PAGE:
good info, im looking for a klc come back he still good with the beats...
Interview done by: OZONE MAGAZINE
PRODUCER PROFILE: KLC
Where would people know you from?
I was a part of Beats by the Pound. Me, Moby Dick, Craig B, and Odell used to be the in-house producers for No Limit. There was another cat named Carlos who’s no longer with us. I produce solo now, with Medicine Men.
Why did you end up leaving No Limit? How did things deteriorate?
When people bring up the money I do talk about it, but it wasn’t the money that made us leave. It was the communication. When [Master P] decided to go pursue his basketball career, it fucked up our communication. Whenever we had to talk to him, we had to go through somebody. When it goes through somebody, it gets back to him all fucked up. That started some bullshit. Money didn’t have anything to do with us leaving, but after we left, shit, he started sending papers to our lawyers about “failure to report to work.” So we were like, fuck it. We were never signed to a contract, so we wasn’t even tripping on the money. We just wanted out. There were several times when we, [Beats by the Pound], tried to talk to him to get the situation solved, because it was some minor shit. It was just his pride. And one thing I know from experience is that he’s a real good person, but he’s influenced by the people around him. So a lot of the decisions that he made didn’t really come from him, it was just what other muthafuckers was telling him.
What did you see happen to No Limit after you left?
He broke chemistry. You can’t do that. These days in music, production is the key focus. I’m not taking nothing away from no rappers, but it’s just at that point where everyone wants the right beat. They can’t do nothing without that beat. Whenever a label goes shopping for a deal, the majors want to know who’s producing your records. Look at Cash Money: Baby ain’t stupid. Juvenile left, B.G. left, Turk left, but Mannie still there. He won’t let him go.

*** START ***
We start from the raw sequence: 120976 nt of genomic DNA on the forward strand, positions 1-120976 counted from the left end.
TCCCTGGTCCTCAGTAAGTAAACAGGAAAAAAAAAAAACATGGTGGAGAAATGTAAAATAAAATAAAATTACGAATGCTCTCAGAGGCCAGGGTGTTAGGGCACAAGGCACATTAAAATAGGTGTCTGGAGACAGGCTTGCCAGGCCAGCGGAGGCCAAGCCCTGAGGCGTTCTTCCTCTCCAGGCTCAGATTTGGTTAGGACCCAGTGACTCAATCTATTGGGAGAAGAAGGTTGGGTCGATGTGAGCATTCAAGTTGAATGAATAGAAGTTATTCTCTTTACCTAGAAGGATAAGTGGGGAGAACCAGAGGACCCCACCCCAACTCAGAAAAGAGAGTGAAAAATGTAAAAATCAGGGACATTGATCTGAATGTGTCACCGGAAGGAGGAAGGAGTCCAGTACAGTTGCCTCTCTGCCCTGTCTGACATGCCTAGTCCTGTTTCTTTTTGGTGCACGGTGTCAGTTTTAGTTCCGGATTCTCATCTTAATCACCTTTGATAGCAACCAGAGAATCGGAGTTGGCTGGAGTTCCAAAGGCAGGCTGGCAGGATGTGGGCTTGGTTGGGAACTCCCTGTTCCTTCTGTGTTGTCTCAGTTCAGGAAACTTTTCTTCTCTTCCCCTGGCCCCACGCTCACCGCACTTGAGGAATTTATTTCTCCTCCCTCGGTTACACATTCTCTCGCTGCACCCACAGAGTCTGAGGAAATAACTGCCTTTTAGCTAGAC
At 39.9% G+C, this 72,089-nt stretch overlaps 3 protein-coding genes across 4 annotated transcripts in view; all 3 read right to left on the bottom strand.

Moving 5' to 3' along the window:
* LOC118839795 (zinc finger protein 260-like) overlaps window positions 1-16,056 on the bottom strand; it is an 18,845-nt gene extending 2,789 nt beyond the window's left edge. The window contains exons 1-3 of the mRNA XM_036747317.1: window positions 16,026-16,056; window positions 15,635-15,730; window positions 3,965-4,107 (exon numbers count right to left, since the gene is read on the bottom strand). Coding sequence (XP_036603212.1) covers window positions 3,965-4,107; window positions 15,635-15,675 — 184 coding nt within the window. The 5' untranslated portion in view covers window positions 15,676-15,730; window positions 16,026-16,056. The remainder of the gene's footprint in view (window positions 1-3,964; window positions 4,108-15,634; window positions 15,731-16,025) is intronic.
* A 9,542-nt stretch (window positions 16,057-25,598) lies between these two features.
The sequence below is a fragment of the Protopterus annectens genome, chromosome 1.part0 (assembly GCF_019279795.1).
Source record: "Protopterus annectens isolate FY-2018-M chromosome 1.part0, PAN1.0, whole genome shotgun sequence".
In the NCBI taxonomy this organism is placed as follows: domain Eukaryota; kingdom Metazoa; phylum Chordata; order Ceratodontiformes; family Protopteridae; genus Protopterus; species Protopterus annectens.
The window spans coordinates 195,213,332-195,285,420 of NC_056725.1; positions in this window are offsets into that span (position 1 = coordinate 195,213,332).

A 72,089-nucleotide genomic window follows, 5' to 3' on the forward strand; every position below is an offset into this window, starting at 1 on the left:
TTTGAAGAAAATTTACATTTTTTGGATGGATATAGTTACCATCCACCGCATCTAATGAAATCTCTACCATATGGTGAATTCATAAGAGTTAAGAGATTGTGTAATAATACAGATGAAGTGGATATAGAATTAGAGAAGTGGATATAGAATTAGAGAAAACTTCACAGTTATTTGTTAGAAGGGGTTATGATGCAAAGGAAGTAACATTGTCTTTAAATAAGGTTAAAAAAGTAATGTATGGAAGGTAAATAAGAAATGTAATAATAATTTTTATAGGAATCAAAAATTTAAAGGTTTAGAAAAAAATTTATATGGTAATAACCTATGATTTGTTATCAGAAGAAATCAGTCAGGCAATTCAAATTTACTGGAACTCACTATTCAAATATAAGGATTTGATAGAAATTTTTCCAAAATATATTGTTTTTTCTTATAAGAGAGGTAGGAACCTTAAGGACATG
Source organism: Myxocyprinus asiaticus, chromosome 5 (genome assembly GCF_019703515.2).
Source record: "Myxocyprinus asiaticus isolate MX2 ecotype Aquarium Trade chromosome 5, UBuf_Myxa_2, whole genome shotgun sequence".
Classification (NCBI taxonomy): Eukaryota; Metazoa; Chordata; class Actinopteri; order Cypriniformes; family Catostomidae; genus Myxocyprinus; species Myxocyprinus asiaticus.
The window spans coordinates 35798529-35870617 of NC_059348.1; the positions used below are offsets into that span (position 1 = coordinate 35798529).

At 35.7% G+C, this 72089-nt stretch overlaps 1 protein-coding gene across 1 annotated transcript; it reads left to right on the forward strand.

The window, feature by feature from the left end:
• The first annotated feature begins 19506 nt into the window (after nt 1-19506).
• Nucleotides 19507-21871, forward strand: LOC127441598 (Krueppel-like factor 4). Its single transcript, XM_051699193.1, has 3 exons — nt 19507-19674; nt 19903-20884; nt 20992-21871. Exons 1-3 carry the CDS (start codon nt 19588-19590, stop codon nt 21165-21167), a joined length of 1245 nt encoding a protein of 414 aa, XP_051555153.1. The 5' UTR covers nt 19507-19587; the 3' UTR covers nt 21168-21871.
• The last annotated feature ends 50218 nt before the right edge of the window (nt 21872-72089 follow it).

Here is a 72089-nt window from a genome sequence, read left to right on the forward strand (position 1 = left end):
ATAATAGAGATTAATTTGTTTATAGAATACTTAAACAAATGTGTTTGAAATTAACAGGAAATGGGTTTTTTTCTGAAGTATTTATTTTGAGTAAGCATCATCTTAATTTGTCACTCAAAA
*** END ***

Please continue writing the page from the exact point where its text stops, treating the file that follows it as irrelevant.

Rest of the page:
Is there anything P could have said or done to make you stay? Offer you more money?
You know what it was? All he had to do was come to us and admit he’s wrong sometimes. All he had to do was say, “Man, my bad, I fucked up.” But he’d rather shit out $30,000 or $40,000. He’d rather give us money instead of admitting he was wrong.
When did you finally leave No Limit?
We left in 1999. As a matter of fact, the last song I produced on No Limit was “Fuck Them Other Niggas.” After I did that song, shit just ain’t get worked out. We had a meeting with him where he finally offered us a contract, but the contract wasn’t good. He was in a conference call, probably somewhere in L.A., and we were waiting for him to call. After waiting six or seven hours, he finally called. The meeting went like this: P said, “If you’re not going to sign the contract, get the fuck out my face.” So we got the fuck out his face and never went back.
What have you been doing since then?
Working on my album and producing some other things. I did the “Move Bitch” record for Ludacris, and I’m working on some tracks for T.I. and Trick Daddy. I also have my album coming out.
Are you rapping on the album, or mostly just producing?
Just a lil’ somethin’, somethin’. It ain’t serious. I have other people to do that. I have an all-star lineup: Mystikal, Snoop, Juvenile, Lil’ Jon, Soulja Slim, B.G., Daz Dillinger, Fiend, Mr. Serv-On, Don Yute, C-Nile, Beautiful, and a lot of other artists. Fiend is on the lead single, “Down South.” It’s still the same Pound: me, Craig B, Moby Dick, and Odell.
Are you putting the album out independently or looking for a major distributor?
It all depends if the labels start acting right. Independent is offering me better money than the majors. People want it, but if the majors ain’t talking right, then I’ll go independent. I’ll make more money but I’ll have to go out and work the record more, which is actually something I need to do. People don’t know me, they know my music.
Why did you decide to change the name?
When we left No Limit, P had some other producers working under the name “Beats by the Pound.” His production was so fucked up, it burned the name. Anything after “Fuck Them Other Niggas,” we didn’t produce.
Why did Master P file bankruptcy?